The Wolf Who Went Places

A wealthy young wolf, who was oblivious of everything except himself, was tossed out of college for cutting classes and corners, and he decided to see if he could travel around the world in eighty minutes.

“That isn’t possible,” his grandmother told him, but he only grinned at her.

“The impossible is the most fun,” he said.

She went with him to the door of the old Wolf place. “If you go that fast, you won’t live to regret it,” she warned him, but he grinned again, showing a tongue as long as a necktie.

“That’s an old wolves’ tale,” he said, and went on his reckless way.

He bought a 1959 Blitzen Bearcat, a combination motorcar and airplane, with sky-rocket getaway, cyclone speedrive, cannonball takeoff, blindall headlights, magical retractable monowings, and lightning pushbutton transformationizer.

“How fast can this crate go without burning up?” he asked the Blitzen Bearcat salesman. “I don’t know,” the salesman said, “but I have a feeling you’ll find out.”

The wealthy young wolf smashed all the ground records and air records and a lot of other things in his trip around the world, which took him only 78.5 minutes from the time he knocked down the Washington Monument on his takeoff to the time he landed where it had stood.

In the crowd that welcomed him home, consisting of about eleven creatures, for all the others were hiding under beds, there was a speed-crazy young wolfess, with built-in instantaneous pickup ability, and in no time at all the wolf and his new-found mate were setting new records for driving upside down, backward, blindfolded, handcuffed, and cockeyed, doubled and redoubled.

One day, they decided to see if they could turn in to Central Park from Fifth Avenue while traveling at a rate of 175 miles an hour, watching television, and holding hands. There was a tremendous shattering, crashing, splitting, roaring, blazing, cracking, and smashing, ending in a fiery display of wheels, stars, cornices, roofs, treetops, glass, steel, and people, and it seemed to those spectators who did not die of seizures as they watched that great red portals opened in the sky, swinging inward on mighty hinges, revealing an endless nowhere, and then closed behind the flying and flaming wolves with a clanking to end all clanking, as if those gates which we have been assured shall not prevail had, in fact, prevailed.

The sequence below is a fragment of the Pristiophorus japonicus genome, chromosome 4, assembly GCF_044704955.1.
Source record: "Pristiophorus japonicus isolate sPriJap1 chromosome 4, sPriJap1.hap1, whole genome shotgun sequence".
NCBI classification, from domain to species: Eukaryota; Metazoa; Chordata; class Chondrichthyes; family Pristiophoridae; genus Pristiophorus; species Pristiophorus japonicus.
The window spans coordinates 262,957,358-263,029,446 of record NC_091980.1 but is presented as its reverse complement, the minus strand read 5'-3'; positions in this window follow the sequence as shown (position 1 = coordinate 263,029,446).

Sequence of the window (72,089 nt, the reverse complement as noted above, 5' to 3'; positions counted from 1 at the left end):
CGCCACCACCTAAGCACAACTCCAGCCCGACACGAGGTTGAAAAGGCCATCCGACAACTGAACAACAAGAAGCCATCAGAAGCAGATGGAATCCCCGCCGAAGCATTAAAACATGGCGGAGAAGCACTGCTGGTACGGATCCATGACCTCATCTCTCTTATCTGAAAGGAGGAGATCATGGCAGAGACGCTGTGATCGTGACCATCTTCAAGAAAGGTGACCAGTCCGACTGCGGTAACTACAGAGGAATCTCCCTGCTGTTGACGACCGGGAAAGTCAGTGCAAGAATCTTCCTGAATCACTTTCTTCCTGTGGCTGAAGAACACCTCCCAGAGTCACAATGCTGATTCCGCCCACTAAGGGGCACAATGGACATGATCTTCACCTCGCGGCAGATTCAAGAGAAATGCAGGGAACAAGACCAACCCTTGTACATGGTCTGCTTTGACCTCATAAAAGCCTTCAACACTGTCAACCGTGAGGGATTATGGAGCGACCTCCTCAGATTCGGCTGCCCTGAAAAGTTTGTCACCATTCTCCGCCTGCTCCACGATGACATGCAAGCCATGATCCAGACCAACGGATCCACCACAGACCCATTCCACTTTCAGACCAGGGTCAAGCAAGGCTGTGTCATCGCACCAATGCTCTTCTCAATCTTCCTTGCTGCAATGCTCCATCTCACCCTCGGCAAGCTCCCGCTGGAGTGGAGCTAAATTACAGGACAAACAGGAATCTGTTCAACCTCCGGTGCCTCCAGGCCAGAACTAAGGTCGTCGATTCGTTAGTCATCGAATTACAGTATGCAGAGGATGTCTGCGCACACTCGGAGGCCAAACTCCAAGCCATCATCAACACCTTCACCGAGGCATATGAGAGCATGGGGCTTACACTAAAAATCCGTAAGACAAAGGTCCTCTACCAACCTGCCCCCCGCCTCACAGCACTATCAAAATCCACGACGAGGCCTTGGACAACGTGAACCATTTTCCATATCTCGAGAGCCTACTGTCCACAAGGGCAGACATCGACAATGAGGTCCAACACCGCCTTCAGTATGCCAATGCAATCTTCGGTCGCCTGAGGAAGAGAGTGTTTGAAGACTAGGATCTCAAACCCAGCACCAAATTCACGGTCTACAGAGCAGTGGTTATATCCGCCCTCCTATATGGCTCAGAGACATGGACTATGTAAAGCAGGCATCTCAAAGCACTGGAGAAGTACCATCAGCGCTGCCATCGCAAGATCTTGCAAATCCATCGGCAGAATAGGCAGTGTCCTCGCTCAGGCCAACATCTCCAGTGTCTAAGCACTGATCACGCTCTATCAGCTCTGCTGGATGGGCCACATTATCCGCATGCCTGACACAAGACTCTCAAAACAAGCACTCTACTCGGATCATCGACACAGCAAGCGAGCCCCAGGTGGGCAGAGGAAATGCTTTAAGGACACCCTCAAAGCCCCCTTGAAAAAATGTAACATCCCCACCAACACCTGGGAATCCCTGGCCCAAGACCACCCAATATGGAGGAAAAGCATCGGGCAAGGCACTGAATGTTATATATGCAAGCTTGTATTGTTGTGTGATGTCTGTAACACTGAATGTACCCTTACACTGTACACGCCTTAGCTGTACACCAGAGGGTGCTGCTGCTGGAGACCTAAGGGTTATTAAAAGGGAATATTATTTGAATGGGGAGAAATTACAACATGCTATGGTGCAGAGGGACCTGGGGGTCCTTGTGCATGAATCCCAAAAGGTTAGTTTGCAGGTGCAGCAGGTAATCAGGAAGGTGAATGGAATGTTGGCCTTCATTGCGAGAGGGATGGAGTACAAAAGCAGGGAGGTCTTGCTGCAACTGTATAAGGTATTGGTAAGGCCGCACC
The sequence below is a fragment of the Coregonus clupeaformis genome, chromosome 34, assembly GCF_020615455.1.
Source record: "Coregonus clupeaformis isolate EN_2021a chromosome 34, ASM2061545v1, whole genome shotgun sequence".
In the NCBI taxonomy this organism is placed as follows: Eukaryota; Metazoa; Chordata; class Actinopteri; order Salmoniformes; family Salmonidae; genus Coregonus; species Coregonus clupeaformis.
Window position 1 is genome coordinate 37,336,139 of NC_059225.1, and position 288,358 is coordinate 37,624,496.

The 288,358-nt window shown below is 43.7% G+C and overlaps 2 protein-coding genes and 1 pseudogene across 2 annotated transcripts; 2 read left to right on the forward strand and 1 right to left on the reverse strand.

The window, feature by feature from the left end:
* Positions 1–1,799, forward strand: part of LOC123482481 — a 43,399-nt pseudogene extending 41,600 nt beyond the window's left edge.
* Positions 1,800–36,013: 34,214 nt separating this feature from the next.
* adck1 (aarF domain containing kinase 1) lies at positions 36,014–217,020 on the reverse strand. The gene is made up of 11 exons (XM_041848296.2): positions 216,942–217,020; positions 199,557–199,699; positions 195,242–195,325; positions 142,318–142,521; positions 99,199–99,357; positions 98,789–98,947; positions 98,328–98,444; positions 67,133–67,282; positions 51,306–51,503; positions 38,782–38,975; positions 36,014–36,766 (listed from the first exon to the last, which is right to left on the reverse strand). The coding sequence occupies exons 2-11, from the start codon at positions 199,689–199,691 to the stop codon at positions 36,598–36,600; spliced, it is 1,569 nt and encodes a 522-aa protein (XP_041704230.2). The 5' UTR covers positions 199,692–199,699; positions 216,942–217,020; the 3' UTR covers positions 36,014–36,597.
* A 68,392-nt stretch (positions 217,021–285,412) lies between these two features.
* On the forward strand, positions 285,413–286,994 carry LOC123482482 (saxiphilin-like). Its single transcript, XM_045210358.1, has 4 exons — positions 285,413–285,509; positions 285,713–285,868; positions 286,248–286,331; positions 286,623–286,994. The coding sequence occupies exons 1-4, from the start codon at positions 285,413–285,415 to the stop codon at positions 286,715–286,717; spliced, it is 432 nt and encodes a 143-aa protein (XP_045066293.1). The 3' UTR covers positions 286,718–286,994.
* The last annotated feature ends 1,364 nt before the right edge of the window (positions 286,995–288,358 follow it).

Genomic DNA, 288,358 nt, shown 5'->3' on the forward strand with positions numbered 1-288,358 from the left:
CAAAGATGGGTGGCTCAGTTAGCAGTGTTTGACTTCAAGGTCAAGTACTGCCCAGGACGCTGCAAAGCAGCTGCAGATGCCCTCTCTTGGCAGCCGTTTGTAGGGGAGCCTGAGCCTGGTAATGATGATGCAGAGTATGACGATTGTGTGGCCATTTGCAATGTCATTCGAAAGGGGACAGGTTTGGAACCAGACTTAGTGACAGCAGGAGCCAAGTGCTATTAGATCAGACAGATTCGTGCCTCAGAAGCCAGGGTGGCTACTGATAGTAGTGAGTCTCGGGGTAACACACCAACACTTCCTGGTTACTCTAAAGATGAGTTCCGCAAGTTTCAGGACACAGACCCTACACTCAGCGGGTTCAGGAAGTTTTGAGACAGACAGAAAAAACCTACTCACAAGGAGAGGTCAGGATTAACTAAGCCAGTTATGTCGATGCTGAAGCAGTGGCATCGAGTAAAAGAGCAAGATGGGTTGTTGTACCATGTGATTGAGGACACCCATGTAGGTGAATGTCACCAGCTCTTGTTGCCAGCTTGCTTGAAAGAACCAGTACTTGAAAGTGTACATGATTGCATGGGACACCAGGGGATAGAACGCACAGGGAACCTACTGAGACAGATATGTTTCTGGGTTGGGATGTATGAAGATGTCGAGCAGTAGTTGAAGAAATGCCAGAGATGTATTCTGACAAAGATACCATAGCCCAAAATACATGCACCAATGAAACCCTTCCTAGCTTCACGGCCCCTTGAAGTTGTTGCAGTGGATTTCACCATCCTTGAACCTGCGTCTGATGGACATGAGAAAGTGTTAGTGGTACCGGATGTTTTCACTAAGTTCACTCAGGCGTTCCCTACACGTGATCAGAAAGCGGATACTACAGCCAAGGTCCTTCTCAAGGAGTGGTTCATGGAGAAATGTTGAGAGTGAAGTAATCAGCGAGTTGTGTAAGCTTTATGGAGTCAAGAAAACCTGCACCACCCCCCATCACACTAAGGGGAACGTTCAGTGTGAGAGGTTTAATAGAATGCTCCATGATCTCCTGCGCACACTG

MORAL: Where most of us end up there is no knowing, but the hellbent get where they are going.

The Wolf Who Went Places

James Thurber

James Grover Thurber (December 8, 1894 – November 2, 1961) was an American cartoonist, author, humorist, journalist, playwright, and celebrated wit. He was best known for his cartoons and short stories published mainly in The New Yorker magazine, such as "The Catbird Seat", and collected in his numerous books. He was one of the most popular humorists of his time, as he celebrated the comic frustrations and eccentricities of ordinary people.

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